The weekend after my visit to Vermont, Jim and I loaded up the car and headed out for another long weekend trip. Jim is originally from Philadelphia and his cousin was getting married there, so we decided to make Philly one of our summer vacation destinations. Besides the wedding, initially the only real plans we had were to see the Barnes Collection. That never happened, in part because we accidentally stumbled upon Eastern State Penitentiary while out for breakfast one morning. I’m so glad we did because it was one of the highlights of my summer this year.
Eastern State Penitentiary is the oldest penitentiary in the US, and is considered the first true one in the world. That’s right folks, THE WORLD. I could ramble on and on like a giant nerd about the history of this place, or instead if you are actually interested you can check out the wiki page when you have some time to kill.
The museum is set up so you explore all of the different wings on your own. Each is restored to a different time period in the prison’s history. Even with that said, much of the prison was still in ruins, which I found really fascinating. Jim and I LOVE our old stuff.
Here’s some of my favorite shots from our day spent there.
The first wing was set up to it’s original state when it was first built. There was a heavy religious element, with the focus on penitence (hence the name, penitentiary). Cells were designed where all inmates were in isolation so they could read the bible and reflect on what they have done and what they can do to make it up to society.
The rest of the wings were set up for different eras during the prisons history. The vast majority were in ruins. There was one wing in particular the staff claims is haunted, and by the looks of it I don’t doubt it. It’s so dilapidated it’s dripping with stalactites and stalagmites.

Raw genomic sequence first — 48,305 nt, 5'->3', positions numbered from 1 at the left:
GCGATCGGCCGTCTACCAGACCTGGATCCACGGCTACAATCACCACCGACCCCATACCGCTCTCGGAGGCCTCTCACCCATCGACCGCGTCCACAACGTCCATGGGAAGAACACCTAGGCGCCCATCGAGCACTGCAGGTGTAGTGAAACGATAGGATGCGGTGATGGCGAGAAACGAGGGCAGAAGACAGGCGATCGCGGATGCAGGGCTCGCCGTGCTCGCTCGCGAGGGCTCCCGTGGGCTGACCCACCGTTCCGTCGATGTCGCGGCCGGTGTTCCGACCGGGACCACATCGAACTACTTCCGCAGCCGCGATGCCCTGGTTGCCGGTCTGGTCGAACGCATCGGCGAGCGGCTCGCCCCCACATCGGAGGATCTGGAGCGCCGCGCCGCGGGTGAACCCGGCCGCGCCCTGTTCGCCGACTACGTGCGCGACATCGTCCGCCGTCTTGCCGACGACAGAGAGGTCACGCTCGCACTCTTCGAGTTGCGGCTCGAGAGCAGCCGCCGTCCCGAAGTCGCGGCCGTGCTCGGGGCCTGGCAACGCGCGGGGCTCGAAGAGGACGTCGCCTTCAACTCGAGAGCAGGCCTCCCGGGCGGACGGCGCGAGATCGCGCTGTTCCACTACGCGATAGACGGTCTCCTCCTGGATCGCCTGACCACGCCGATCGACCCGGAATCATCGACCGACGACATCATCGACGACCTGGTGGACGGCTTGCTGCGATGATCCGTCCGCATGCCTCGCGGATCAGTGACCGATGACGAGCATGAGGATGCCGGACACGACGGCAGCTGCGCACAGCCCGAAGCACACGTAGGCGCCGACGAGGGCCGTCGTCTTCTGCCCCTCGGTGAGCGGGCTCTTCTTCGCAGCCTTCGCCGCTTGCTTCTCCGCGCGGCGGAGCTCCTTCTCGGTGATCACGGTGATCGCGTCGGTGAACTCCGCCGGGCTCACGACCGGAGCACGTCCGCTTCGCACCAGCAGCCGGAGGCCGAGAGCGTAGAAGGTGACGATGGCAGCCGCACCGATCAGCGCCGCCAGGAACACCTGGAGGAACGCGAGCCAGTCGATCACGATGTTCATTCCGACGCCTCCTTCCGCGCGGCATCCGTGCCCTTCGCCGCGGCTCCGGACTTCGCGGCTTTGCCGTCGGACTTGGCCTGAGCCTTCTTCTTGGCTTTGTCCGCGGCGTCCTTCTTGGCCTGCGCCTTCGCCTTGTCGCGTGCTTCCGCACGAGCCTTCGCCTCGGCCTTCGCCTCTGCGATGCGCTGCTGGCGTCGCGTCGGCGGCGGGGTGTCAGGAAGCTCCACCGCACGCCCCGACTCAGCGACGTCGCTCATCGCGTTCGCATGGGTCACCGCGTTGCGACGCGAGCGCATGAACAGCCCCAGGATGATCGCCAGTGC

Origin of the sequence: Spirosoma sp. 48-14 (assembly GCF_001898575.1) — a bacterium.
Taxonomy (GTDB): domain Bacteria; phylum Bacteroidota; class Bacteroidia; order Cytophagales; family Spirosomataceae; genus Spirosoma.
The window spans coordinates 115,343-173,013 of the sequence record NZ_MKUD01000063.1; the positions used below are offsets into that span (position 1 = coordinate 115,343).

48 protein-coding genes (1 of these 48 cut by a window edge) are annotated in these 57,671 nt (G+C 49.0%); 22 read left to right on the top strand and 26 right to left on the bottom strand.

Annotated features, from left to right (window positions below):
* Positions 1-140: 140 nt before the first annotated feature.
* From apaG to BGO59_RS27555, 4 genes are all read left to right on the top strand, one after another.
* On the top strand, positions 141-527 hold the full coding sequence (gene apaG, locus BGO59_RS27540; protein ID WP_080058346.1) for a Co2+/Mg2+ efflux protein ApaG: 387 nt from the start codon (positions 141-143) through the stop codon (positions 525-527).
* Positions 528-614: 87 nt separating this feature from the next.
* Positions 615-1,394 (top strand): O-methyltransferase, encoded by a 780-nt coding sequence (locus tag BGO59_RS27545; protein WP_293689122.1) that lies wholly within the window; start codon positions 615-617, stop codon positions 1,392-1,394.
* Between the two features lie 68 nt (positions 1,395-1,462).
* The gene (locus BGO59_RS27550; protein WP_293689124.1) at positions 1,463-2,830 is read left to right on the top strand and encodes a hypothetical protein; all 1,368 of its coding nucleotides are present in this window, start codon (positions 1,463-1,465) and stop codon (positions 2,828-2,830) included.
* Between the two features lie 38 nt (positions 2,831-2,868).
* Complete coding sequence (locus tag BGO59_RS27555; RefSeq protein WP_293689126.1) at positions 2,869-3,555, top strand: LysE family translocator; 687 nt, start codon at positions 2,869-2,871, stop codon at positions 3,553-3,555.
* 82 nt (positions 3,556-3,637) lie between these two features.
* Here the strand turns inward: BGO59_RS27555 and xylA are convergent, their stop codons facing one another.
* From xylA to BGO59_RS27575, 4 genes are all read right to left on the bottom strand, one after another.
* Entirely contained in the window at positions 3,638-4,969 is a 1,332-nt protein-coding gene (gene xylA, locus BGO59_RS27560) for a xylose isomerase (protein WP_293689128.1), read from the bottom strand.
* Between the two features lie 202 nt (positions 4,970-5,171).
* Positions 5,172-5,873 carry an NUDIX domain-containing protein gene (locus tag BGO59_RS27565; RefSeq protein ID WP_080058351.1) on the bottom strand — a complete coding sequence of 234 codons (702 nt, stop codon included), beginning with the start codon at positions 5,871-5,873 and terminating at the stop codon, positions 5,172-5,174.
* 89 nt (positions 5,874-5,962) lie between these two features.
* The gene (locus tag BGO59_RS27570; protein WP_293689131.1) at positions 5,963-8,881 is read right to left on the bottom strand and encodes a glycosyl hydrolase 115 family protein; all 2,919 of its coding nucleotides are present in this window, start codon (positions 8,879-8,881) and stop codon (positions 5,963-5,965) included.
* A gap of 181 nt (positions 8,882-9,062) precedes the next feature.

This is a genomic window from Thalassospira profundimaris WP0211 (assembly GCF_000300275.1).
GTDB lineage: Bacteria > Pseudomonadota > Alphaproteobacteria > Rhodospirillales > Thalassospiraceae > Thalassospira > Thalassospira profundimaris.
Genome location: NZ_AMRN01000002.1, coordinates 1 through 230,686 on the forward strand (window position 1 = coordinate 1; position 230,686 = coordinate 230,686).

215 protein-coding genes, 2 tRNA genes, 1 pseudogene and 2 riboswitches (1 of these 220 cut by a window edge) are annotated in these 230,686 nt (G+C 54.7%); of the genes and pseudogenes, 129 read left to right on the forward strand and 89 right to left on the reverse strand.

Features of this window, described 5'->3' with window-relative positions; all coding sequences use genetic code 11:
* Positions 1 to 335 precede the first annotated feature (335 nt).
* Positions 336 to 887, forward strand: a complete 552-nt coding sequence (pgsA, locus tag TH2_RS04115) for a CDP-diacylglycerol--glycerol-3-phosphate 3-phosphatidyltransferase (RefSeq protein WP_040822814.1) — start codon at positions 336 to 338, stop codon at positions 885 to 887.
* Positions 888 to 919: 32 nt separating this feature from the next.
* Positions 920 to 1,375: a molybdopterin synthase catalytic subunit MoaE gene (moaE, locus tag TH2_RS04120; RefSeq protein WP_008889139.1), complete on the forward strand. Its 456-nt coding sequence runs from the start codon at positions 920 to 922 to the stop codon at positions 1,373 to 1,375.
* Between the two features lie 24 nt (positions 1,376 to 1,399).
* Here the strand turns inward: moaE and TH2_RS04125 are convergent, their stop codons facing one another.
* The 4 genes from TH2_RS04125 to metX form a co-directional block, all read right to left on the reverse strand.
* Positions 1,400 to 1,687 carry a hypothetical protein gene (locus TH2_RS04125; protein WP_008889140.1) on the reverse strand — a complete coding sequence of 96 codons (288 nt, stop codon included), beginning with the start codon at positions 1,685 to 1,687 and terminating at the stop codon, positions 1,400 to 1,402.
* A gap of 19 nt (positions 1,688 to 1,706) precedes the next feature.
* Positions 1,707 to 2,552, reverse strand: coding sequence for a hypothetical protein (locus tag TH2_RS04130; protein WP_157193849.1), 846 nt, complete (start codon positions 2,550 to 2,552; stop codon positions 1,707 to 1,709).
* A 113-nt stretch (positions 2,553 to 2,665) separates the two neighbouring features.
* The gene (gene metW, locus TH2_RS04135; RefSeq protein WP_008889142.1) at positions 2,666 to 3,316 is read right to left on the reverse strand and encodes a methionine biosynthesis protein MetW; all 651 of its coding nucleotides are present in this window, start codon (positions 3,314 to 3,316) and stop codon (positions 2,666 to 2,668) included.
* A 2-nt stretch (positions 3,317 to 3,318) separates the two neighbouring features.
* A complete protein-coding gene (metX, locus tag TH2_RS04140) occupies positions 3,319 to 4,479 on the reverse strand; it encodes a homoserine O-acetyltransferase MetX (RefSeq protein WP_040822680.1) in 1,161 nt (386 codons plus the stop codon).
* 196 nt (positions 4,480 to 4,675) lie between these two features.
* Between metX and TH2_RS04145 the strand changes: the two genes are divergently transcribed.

This is what the prison looks like from above. Each wing meets in the center circle, which at the time made it easier to watch over all the wings from one specific vantage point.
There was also an old greenhouse on the site, as well as a bocce court which at one time was entertainment for the prison’s Italian inmates. Being of Italian decent I found this really interesting.
One wing they had a guest exhibition of artworks from various artists making statements on the prison system. Two pieces in particular that caught my attention was one where a transgendered inmate spoke of her horrendous abuse while in the system, and another which was an exact replica of the cell in Guantanamo. As you can see, it’s much smaller and open to the elements than what Eastern State provided their own inmates.
Al Capone was one of the infamous inmates at Eastern State. They had his cell still intact. I don’t know whether or not I can say I’m a lucky girl, I’ve now seen his cells at both Eastern State as well as Alcatraz.
If you are ever in Philadelphia and looking for a unique educational experience to check out, check out Eastern State! As mentioned, this place was literally the highlight of my summer. I hear they do a great “haunted house” night for Halloween I’m trying to get Jim to take me to, but I think I’ll be unsuccessful in convincing him it’s a good idea.